Cruising The Danube & The Main-Danube Canal
Cruising from Nuremberg, Germany, to Budapest, Hungary, passengers witness an amazing spectacle: the crossing, by a river cruiser, of Europe’s Continental Divide.
To accomplish the seemingly impossible task, our vessel must transit a series of 16 locks over a distance of more than 100 miles to lift itself nearly 1,400 feet above sea level.
The Divide is represented by a concrete monument (pictured) on the banks, and as we passed, I expected the captain to speak the words reserved for airline pilots, “Ladies and gentlemen, we’ve reached our cruising altitude.” He did not.
Welcome To River Cruising On The Danube
Immortalized in Strauss’s Blue Danube Waltz, the Danube River (Donau in German) is full of surprises for those who embark on Continental Europe’s most popular river for cruising.
Flowing through six countries, the Danube meanders for nearly 1,800 miles — from Germany’s Black Forest through Austria into the Balkans before dumping into the Black Sea.
Situated on the Danube’s banks are some of Europe’s most-fabled cities — Vienna, Bratislava, Budapest.
Most Danube river cruises span seven to 10 nights and allow sufficient time to explore the major cities along the river. Some vessels operate roundtrip from Passau; some operate one-way between Regensburg and Budapest; and others cruise between Vienna or Budapest to Nuremberg, which requires transiting the section of the Main-Danube Canal over the Franconian Alps.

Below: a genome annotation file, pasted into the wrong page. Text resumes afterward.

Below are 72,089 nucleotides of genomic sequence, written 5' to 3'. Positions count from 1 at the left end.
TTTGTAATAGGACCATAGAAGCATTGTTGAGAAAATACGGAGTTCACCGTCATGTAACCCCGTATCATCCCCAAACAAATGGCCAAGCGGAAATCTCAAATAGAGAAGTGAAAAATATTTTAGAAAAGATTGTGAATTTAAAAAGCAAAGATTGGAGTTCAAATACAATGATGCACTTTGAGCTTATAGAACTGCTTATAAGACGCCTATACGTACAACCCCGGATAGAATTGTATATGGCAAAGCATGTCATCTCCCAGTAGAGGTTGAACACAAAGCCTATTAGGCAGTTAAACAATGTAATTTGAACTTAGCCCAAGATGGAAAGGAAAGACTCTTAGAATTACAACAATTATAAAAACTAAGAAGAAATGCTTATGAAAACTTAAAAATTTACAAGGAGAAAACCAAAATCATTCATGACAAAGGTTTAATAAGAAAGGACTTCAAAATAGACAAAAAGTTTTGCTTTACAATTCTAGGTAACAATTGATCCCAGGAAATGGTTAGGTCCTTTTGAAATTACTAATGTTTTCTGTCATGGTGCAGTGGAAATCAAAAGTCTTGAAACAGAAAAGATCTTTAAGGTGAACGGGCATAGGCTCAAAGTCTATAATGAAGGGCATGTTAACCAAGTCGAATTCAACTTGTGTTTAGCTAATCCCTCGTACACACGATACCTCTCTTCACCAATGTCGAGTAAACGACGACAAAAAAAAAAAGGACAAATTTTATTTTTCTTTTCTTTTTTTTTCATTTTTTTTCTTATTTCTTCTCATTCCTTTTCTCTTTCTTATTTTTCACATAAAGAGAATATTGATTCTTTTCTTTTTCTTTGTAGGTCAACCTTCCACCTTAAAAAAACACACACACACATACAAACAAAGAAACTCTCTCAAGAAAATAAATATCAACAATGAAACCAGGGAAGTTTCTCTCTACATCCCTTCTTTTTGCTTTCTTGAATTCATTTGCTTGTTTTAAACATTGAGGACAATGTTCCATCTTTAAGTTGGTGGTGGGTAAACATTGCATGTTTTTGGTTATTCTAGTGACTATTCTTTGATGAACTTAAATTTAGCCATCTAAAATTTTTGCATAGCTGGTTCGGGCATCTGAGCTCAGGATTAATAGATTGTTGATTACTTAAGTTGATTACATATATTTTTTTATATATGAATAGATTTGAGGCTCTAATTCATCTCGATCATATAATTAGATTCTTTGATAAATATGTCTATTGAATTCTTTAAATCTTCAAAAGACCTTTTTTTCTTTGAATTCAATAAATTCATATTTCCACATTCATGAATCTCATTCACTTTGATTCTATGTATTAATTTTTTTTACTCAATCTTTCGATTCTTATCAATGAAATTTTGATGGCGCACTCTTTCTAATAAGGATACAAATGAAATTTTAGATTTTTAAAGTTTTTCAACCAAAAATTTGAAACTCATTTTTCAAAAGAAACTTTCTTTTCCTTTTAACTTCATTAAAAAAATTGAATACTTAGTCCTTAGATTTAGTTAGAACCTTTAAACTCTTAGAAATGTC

Reaching The Danube From Germany
Cruises from the Main River frequently begin or end in Nuremberg. The center of the Nazi Party in the 1930s, Nuremberg was virtually destroyed during World War II. Only a few historic buildings survived the severe bomb damage, but the city itself has been restored.
River cruise passengers have ample opportunity to visit sites related to Nuremberg’s World War II history or, should they wish, a Medieval city tour. Nuremberg also hosts the world’s largest Christmas Market, featured on so-called Christmas Market cruises during the month of December.
Dating back to Roman times, Regensburg, Germany, was practically untouched during World War II. The city is the oldest on the Danube, tracing its history back nearly 2,000 years. Still standing are the Roman gates, Porta Pretoria, built in 179 A.D.
You’ll want to see the Roman history, of course, but Regensburg also lays claim to Germany’s oldest oldest restaurant, Alte Wurstküche, a small sausage kitchen and dining room situated right on the river and within walking distance of where most river vessels dock. For a real treat, head inside for a beer and bratwurst.
Afterward, head to the Cathedral. Construction of the Cathedral, regarded as the best example of Gothic architecture in Bavaria, started during the second half of the 13th century and was completed in 1525. If you’re lucky, while there, you’ll hear the “Regensburger Domspatzen,” a boys’ choir.
Still in Germany, Passau serves as a jumping off point for passengers who want to go on the optional excursion to Salzburg (about two hours away), birthplace of Mozart and the setting for the acclaimed musical, “The Sound of Music.”
Passengers depart during the morning from Passau and reboard in the late afternoon farther down river. If possible, however, take time to explore Passau, especially St. Stephen’s Cathedral, which features the world’s largest church organ (17,774 pipes and 233 registers).
Known as the City on Three Rivers, pretty Passau is situated at the confluence of the Danube, Inn and Ilz.